How To Prepare For Hosting His Family For The Holidays

November 29, 2017  |  
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You can feel a lot of pressure when you’re not only hosting one of your first big holiday meals, but you’re hosting your partner’s family for the big day. The reality is that your partner’s parents have decades of experience over you when it comes to putting on the holiday meal. Your man’s family knows about all the things that can go wrong and the little touches that make the day special. You’re a rookie. And you don’t want to make a mistake that makes it look like you weren’t prepared, or didn’t put much thought into this event. Even though you might have started your Pinterest board for it months ago and lost sleep making to-do lists and recipes, you may still forget a detail that makes it appear as if you thought this was some throw-away event. Here is how to prepare for hosting his family for the holiday meal.

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Let them help a little

Don’t forget that your partner’s family probably enjoys preparing the holiday meal. The last thing you want to do is make his parents feel unnecessary. Have a few tasks ready that his parents can help with. Removing them from the process entirely will feel cold to them.

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Shop before they arrive

You don’t want to run to the store when your guests are there—you should be present and available for any questions they may have (where are the towels? Can they borrow your bicycle?) You also should capitalize on the time to chat and catch up with his family before it’s time to cook.

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Stock your bar strategically

Make sure to stock your bar with everybody’s favorite drink. Your man’s parents will be so touched if they see that you made a point to get their favorite type of gin or beer.

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And have drinks ready to go

Have pre-made cocktails, or chilled wine and glasses, ready to go when people arrive. Relaxing everybody with a drink the moment they walk in the door will make your life much easier.

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Get them a spare key

Your man’s family will seriously appreciate this touch—it shows them that you consider them family, and that you want them to feel at home. You might even print out a few maps of nearby hikes they can go on or wine tasting rooms they can visit. Show them you want them to enjoy themselves as much as possible.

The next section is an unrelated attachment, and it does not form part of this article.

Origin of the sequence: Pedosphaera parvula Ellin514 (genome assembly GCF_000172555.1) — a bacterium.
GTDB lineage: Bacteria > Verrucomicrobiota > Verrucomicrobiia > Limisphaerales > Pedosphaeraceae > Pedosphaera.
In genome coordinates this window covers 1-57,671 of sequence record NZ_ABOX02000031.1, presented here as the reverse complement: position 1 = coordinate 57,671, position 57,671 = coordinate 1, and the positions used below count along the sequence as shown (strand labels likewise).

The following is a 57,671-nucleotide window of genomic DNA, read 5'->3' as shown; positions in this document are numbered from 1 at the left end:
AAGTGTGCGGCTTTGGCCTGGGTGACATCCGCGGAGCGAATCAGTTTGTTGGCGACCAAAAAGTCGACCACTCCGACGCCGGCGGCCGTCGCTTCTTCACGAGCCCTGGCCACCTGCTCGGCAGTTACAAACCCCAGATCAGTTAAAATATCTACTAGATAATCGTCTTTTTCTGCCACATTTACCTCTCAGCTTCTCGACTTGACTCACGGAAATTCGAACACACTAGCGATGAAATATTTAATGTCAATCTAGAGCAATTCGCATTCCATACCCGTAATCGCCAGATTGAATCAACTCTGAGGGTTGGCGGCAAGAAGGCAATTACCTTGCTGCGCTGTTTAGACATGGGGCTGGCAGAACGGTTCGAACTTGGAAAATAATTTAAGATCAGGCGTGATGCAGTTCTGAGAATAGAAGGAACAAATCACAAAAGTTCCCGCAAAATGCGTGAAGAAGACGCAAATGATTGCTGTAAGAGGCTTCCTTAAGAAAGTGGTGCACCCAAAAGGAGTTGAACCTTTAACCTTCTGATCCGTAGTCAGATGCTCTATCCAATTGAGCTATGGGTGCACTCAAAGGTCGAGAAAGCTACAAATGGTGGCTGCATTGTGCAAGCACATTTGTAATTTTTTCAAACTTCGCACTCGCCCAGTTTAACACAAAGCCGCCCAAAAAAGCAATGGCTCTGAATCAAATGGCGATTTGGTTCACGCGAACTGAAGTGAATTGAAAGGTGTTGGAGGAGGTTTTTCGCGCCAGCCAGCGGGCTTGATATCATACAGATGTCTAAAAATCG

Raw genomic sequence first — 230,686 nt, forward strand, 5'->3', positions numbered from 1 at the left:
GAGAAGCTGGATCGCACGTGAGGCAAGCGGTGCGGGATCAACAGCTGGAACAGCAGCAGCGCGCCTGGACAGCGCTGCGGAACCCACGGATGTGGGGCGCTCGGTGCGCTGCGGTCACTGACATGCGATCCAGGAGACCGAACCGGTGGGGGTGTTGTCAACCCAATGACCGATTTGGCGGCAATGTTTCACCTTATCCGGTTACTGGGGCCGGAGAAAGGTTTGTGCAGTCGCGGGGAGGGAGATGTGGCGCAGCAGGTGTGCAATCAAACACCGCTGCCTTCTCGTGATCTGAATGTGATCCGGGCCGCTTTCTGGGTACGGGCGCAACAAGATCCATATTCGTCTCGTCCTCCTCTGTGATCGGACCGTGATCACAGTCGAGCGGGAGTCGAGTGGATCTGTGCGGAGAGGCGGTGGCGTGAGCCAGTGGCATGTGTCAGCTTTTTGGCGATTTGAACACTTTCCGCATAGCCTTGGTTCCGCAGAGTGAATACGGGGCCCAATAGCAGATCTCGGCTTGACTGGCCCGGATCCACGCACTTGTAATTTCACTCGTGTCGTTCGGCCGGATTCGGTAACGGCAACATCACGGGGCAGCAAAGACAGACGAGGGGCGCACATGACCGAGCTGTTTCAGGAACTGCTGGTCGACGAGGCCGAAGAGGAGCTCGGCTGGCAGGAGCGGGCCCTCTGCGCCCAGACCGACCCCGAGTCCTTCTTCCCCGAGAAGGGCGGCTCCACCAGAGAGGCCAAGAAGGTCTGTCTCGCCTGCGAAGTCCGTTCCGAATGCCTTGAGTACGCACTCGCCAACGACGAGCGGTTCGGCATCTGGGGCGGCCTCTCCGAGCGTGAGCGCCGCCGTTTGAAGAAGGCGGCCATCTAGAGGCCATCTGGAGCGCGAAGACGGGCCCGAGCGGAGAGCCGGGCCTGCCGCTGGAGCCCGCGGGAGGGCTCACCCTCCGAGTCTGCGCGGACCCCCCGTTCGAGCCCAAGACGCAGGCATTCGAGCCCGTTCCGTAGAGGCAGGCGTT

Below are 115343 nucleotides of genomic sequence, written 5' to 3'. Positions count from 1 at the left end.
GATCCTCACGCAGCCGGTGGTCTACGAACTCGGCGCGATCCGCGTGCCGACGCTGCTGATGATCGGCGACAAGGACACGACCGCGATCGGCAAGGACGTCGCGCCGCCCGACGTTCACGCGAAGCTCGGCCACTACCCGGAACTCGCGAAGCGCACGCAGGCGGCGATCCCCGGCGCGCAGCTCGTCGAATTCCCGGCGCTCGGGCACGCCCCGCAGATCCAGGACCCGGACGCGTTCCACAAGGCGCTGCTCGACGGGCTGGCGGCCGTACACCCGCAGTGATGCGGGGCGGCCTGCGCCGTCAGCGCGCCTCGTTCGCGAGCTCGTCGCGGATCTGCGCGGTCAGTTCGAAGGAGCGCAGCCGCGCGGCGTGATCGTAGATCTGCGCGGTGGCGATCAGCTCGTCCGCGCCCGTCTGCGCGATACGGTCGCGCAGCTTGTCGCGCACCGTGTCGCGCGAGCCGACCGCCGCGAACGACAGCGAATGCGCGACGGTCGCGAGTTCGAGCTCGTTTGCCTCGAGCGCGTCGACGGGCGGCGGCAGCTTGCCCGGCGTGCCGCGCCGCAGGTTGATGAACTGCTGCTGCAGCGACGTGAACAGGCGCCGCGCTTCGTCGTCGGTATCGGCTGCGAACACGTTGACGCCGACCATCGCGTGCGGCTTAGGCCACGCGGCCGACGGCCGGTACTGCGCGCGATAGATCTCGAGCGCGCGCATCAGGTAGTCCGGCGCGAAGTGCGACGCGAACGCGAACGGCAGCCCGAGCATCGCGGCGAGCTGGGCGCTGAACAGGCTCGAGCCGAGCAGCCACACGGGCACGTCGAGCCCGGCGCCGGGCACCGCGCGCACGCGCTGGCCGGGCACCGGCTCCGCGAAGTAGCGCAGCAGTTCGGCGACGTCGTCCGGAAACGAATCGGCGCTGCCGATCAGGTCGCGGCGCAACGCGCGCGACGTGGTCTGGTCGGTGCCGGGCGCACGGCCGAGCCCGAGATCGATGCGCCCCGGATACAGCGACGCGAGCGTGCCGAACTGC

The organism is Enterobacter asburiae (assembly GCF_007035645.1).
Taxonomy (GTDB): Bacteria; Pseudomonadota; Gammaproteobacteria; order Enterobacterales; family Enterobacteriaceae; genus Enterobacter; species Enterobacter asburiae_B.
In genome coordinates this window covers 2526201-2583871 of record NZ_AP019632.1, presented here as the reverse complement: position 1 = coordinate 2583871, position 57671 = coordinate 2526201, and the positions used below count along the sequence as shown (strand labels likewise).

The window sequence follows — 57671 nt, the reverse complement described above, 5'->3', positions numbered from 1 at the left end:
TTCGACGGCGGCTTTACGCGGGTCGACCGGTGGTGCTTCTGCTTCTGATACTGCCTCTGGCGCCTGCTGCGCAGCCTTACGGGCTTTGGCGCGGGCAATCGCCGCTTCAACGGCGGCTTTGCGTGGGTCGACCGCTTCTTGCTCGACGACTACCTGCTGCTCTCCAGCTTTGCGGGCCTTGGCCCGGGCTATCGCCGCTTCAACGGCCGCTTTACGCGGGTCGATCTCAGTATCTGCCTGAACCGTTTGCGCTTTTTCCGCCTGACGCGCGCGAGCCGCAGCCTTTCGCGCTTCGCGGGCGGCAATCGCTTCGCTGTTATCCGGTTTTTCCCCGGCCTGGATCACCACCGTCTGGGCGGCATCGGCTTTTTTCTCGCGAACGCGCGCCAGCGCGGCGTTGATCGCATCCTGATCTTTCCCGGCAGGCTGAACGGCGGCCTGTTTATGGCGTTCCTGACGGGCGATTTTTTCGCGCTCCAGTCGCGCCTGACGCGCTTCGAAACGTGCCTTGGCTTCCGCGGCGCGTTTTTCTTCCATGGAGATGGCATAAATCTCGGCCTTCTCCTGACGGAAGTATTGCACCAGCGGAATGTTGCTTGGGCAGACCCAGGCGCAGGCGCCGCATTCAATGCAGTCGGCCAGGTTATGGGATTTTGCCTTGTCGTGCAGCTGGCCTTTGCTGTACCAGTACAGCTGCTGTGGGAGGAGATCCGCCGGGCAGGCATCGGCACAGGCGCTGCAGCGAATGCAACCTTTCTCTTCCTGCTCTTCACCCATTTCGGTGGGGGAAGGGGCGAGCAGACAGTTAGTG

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Add flowers/note to the room

It never hurts to add a fresh vase of flowers and a note to a room in the guest room. The note can say something simple like, “I’m happy to have you” or “Make yourself at home.”

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Invest in serving dishes

Yes, it’s time. You can no longer use those plastic platters you got at the dollar store. It’s time to invest in porcelain or ceramic decorative serving bowls. You can’t have too many, so get a set with enough dishes for at least three side dishes, an entrée, some sauces, and dessert.

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Add special touches to the table

If you can, set the holiday table before guests arrive—it’ll be a showstopper. Add special touches like seating cards, centerpieces with pieces of nature like pinecones or gourds, seashells, dried flowers, and more.

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Message them about dietary restrictions

Your parent’s family will greatly appreciate it if you reach out to them a week or so before the big meal and ask if they have any dietary restrictions. Even if you know the answer, reach out anyways.

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Keep appetizers simple

People don’t pay much attention to the appetizers—they just want something to stave off their appetite when they smell that roast cooking. You can stick to cheese and crackers, nuts, and carrots and hummus.

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Ask his parents for a recipe

Again, his family will want to feel included. So call or email them a week before the big meal and ask for the recipe for some dish they’ve made you in the past. Be sure to compliment them plenty on it.

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Look nice when they get there

Even though it’s tough, pull yourself together before your guests arrive. It shows that you care and that you have your sh*t together. If you look put together, people feel that the whole meal is under control.

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Incorporate some of their traditions

Involve his family as much as possible. If there are certain games they tend to play during the holidays, add those games to the meal. If there is a special dessert you know they love, add it to the buffet.

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Don’t lose your cool

No matter what you do, always stay calm. Even if you realize you overcooked or forgot something. You’d be amazed what guests won’t notice so long as you don’t mention it.

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Get ready for backseat chefs

Let his parents hover in the kitchen if they want. Don’t get frustrated. They’re going to be backseat chefs. Accept it.

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